Over the past several years, July has been a time to follow one of the waterways in and out of the county to find its source. We have one river left in the set – Little River. Like Bush River, Little River begins in Laurens County and ends in the Saluda River. Also, like Bush River, it’s more like a creek than a river, but when there are heavy rains involved, both can be ferocious. Grab some cold beverages and begin your tour on the Square in historic downtown Newberry.
Head east on Main Street and turn left on Drayton Street. Turn right on O’Neal Street. As you leave West End (the mill village for Newberry Cotton Mills) cross Scott’s Creek. Off to the far right up the creek is Willowbrook Park. Turn left on Hwy 121 (Kendall Road). Turn right on Hwy 34-121. Stay on Hwy 121 when Hwy 34 veers off. As we head out to the edge of the county, we will first cross Bush River and, a few miles later, Beaverdam Creek. Bothe are heading downstream to the Saluda River. The heat of July has begun to strip the flowers from the landscape, but the bright orange of Cow-Itch is visible along pasture fences. In yards, new and old, the colors of Crape Myrtles are approaching their peak of vibrancy. Soon after you pass Deadfall Crossroads, turn left on Higgin’s Ferry Road. Pull into the parking area for the boat ramp and get out to have a look at the Saluda River. Less than a mile upstream, the Little River joins the flow of the Saluda River, having drained much of southwestern Newberry County. Return to Deadfall Road and turn left.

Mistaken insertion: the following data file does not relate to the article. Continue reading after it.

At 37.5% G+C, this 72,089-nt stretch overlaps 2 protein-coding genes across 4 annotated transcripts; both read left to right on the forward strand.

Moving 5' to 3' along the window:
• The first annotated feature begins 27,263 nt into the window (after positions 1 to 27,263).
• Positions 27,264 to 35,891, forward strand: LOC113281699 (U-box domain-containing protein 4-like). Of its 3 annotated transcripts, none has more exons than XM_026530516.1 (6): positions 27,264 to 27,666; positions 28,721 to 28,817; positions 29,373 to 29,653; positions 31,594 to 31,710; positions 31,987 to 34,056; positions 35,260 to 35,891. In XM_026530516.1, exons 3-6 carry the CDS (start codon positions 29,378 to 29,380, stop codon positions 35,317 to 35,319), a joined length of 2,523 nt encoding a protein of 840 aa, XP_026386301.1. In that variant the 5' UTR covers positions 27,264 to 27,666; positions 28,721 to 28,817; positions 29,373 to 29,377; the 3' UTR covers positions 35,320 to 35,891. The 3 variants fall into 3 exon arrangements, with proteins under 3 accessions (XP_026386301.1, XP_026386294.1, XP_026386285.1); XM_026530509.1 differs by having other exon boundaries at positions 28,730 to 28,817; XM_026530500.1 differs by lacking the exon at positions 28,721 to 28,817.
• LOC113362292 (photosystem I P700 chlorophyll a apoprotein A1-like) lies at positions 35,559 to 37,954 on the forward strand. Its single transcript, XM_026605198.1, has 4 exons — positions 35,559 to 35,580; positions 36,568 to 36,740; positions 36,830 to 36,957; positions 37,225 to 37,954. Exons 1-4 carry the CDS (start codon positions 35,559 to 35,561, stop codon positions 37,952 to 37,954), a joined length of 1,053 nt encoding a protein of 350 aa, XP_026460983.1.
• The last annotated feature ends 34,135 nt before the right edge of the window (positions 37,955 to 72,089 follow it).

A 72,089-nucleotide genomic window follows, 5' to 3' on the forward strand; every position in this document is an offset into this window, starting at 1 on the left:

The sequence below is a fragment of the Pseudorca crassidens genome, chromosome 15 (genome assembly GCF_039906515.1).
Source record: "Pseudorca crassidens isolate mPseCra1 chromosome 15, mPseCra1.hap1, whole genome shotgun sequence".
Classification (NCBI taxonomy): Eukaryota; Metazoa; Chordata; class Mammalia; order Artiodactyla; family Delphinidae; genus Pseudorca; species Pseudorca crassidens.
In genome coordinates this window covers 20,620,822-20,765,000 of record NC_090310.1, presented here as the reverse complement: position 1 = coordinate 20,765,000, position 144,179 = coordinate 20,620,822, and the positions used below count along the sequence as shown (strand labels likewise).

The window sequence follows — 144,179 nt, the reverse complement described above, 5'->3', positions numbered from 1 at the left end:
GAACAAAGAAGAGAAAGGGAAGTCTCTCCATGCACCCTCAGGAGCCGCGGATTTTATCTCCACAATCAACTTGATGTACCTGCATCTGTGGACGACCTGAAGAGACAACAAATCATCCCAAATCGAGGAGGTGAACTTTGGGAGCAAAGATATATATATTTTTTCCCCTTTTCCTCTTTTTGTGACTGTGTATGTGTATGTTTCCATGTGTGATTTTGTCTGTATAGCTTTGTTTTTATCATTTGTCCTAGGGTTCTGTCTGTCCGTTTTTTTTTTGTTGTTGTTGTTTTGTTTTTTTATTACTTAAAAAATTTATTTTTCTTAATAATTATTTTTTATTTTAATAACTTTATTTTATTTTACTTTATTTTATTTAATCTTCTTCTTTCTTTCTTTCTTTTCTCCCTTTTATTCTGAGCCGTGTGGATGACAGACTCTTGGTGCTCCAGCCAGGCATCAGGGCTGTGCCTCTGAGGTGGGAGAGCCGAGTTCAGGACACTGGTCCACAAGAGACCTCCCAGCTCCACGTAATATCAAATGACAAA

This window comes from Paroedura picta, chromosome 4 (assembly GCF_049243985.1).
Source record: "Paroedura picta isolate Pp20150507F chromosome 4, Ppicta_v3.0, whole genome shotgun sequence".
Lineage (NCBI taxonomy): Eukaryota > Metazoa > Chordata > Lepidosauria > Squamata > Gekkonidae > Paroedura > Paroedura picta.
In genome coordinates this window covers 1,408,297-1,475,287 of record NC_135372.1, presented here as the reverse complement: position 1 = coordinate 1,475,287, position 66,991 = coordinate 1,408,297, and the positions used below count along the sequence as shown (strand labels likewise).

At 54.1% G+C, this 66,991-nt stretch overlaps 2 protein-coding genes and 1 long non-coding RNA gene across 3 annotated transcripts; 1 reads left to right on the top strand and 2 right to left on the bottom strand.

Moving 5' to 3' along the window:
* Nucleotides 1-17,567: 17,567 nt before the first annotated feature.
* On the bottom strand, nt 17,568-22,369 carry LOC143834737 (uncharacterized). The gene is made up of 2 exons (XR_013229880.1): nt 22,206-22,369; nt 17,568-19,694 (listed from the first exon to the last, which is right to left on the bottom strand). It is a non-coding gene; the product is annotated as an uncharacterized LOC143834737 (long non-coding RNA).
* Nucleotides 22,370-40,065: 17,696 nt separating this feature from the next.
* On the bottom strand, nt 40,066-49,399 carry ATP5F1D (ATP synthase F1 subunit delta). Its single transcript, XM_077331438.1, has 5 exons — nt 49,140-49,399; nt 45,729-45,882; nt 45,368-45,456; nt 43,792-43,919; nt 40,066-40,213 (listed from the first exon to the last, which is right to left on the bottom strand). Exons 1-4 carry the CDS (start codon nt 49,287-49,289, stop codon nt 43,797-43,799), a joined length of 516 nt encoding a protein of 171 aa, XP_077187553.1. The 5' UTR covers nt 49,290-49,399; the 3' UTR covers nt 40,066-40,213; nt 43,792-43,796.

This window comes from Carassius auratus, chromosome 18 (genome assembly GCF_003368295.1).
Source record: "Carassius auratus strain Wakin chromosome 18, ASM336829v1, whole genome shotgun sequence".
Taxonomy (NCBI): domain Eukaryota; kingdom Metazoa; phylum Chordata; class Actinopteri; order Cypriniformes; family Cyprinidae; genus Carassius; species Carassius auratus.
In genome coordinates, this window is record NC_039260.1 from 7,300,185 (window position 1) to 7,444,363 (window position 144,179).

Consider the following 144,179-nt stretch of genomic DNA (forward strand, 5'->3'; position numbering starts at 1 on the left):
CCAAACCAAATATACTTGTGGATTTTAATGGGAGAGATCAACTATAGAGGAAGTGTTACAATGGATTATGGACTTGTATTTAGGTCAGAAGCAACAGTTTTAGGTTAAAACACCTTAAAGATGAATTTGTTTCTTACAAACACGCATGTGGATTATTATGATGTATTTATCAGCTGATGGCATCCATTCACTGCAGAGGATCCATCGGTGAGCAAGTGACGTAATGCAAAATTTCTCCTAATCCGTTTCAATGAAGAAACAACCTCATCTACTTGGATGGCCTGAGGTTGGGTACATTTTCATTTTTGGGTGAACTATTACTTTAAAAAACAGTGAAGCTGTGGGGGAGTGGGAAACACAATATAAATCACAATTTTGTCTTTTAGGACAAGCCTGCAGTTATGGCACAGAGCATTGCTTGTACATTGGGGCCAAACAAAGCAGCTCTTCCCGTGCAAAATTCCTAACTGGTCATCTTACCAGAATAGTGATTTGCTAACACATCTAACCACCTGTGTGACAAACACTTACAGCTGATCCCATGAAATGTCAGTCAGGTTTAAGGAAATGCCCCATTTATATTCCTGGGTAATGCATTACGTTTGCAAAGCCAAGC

Turn left on Werts Road. Cross the railroad tracks. The tracks are coming from Silverstreet and heading toward Old Town, the site of the next to the last depot along the tracks of the Columbia & Greenville Railroad before it crosses the Saluda River. Cross Turner’s Creek. Near here is the site of Turner’s Blockhouse. William Turner fortified his home with a palisade to defend his family and neighbors from a Cherokee attack in 1762. Turn left on Hwy 34 and cross Little River.
Turn right on Champion Nursery Road. Turn right on J C Floyd Sr. Road. As you make the turn, a vista opens to a hazy sky above dark pines. This is the valley of Little River. Take this old dirt road slowly – it’s the sort of road for which these trips were made. Turn right on Island Ford Road. Cross Mudlick Creek. About five miles upstream from here, on March 2, 1781, a small Revolutionary battle took place at Williams’ Fort. The Battle of Mudlick Creek was considered a Patriot victory, just barely. Turn left on Mudlick Road. Cross Mudlick Creek. By the way, a “lick” is a swift moving stream, so our creek has a bit of redundancy to it. Turn right on Hwy 56. Cross Mudlick Creek. Cross Little River. Down the road on the right is Davenport’s Store, a typical country store building. Along the left side of the road is part of the Belfast Wildlife Management Area, a facility of SC DNR covering 4,600 acres in Newberry and Laurens Counties. Bear left as Belfast Road merges into Hwy 56. On the left is Little River-Dominick Presbyterian Church. Little River, the county’s oldest Presbyterian church was founded in 1764. It merged with the nearby Dominick Church in 1938. Cross into Laurens County. One of the counties formed from the division of Ninety Six District in 1785, Laurens is named for Henry Laurens, a South Carolina leader in the American Revolution. On the left, almost straddling the county line is Belfast House. Built by Col. John Simpson, a native of Belfast, Ireland, the home was constructed in the early nineteenth century.